Irrigation in Kenya has a long history spanning over 400 years. Records reveal that irrigation in Kenya has existed for many years in West Pokot, along River Tana, and Baringo districts.
Rice irrigation activities also existed along river valleys such as Kipini, Malindi, Shimoni and Vanga. This was in the era of slave trade (19th century) where slaves were used to construct the rice schemes. Asian workers building the Mombasa–Nairobi Railway line also started some irrigation activities around Makindu and Kibwezi.
Currently, Kenya’s total irrigated area is about 80 000 hectares. Public and private small-scale irrigation is still less than 50 000 ha. The estimated potential is more than 300, 000 ha, meaning that there is a long way to go.
It was therefore, welcome news that treasury had set aside sh. 10.2 billion to expand irrigation in Kenya. And the ar
ea to be covered is a princely 1.7 million acres.
Things are not looking good for the eastern African region in terms of food security. In fact, Oxfam has recently appealed for more funds to repel a humanitarian catastrophe due to drought.
Seeing images on TV of emaciated fellow Kenyans in the northern region is heart wrenching. And deaths due to starvation. In large, our country’s overreliance on rainfall for farming is largely to blame. But also the actions of some greedy folk that resulted in dwindled food stocks for the country.
Growing up, irrigation schemes in Kenya were quite common. We had Mwea irrigation scheme (rice), Perkerra (horticulture), Bura, Ahero, Hola, among others. Somewhere along the way however, neglect and mismanagement brought many of these to their knees. There was also a lack of funds.
In addition to the brief mentioned above, there were other problems affecting irrigation in Kenya.
Most of these projects were funded by donors. They also designed them and chose the locations to set up the irrigation schemes. And funding problems occurred when donors reduced aid.
Other challenges include
· Environmental problems caused by the irrigation projects themselves, e. g. high water extractions and unsustainable agricultural practices on the schemes.
· Donor control meant that the projects were implemented on the basis of their potential for development rather than on demand for the facility. Many of the projects are no longer in operation and farmers are awaiting outside support to revive these projects.
· General mismanagement such as deforestation and land overuse outside of schemes, and also by external factors such as climate change.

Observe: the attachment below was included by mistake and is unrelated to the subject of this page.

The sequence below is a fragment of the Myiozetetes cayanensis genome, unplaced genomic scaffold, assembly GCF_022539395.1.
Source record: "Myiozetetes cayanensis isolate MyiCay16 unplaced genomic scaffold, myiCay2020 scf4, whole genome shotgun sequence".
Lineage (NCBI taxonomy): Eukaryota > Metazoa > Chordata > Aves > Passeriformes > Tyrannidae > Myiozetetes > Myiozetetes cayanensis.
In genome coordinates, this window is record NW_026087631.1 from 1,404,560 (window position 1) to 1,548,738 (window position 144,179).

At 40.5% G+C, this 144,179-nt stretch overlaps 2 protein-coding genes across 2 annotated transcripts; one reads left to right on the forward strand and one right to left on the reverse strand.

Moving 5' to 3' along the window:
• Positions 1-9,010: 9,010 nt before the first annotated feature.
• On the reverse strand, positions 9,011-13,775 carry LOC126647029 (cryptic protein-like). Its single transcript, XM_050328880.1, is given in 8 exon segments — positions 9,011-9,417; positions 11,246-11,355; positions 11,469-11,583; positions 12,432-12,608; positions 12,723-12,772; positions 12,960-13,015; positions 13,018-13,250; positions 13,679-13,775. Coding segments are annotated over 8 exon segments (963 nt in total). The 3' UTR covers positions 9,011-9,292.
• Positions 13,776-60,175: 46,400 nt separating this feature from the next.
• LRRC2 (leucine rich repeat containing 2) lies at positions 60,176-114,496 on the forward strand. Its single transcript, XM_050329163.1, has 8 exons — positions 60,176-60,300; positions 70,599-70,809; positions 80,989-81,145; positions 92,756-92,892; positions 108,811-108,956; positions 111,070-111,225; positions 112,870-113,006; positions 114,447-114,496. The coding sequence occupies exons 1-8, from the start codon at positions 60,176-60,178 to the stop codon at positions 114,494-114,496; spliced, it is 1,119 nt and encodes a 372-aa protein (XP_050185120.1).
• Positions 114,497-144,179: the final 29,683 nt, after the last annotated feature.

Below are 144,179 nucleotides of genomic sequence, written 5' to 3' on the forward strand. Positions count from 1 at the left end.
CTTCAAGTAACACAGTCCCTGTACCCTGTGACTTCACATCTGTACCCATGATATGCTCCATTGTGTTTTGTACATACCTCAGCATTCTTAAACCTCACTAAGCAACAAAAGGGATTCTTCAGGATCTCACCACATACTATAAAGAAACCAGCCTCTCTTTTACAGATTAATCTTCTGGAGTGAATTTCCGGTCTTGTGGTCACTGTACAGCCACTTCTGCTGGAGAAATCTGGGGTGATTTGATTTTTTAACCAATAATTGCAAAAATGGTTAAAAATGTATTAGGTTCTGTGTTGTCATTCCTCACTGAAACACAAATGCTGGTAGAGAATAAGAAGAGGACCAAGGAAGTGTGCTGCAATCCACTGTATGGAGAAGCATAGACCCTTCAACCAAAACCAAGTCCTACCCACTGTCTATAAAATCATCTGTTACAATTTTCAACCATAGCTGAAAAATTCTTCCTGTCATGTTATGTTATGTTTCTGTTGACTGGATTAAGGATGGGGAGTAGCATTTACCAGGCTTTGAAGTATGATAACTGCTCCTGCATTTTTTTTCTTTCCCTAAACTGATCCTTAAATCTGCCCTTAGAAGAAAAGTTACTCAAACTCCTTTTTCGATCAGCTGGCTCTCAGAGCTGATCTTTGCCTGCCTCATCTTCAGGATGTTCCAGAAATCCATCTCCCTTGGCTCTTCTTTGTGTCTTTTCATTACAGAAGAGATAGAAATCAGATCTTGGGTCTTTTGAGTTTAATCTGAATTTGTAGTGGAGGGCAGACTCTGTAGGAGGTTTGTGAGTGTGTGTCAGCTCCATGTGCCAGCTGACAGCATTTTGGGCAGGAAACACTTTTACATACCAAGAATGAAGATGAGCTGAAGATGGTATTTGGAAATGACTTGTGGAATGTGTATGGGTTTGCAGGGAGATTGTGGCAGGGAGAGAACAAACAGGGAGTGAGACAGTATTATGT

· The competition for water resources for instance around commercial schemes at Lake Naivasha and in other regions (e. g. around Mt. Kenya) along small water courses. The result is conflicts which may turn violent, over water among commercial farms and the riparian population, upstream and downstream-users, and also farmers and wild animals.
· Lack of development funds to farmers or involved bodies means that continuous development and maintenance of the projects is affected.
While irrigation in Kenya is needed to alleviate food insecurity, at the same time, it entails large environmental and social risks concerning the depletion of scarce water resources. And Against this background is Kenya struggling.
· Forming new and strengthening existing bottom up institutions such as river water user associations with a mandate for conflict resolution and prevention. There are already existing ones at several water courses around Mt. Kenya, which could serve as a model for new foundations of such associations.
· Enforcing regulatory measures to achieve a sustainable water use in irrigation and also giving incentives so that farmers favour an economic way to deal with water.
In Kenya the Water Resources Management Authority (WRMA) and the Irrigation Department Division (IDD) have the mandate for establishing such suitable regulatory framework. There is a need to also create bottom up institutions for the practical implementation, in particular, coordination of water uses, conflict management and local water extractions.
· It is imperative to ensure financial and personal capability as well as the enforcement capacity of the new administrative bodies. In addition, it is important that farmers are willing to contribute to a sustainable use of water resources.
· Availing part of the gains generated by increased water use efficiency to other water users as well as the water body concerned. This can be effected using the following additional regulatory measures:
- Support for the efforts of river and lake institutions to coordinate individual users;
- Coupling efficiency increases with rules requiring a reduction of the absolute quantity of water extracted or limitation on the area of the land under cultivation;
- Enforcing 3 months-storage, install water meters or gauges and apply other regulatory tools to achieve good water management.
The extensive reforms on government schemes under the National Irrigation Board (NIB) are a pointer to government’s intention at revamping the sector. Indeed, the role of irrigation in Kenya in poverty eradication and economic development cannot be underestimated and more needs to be done.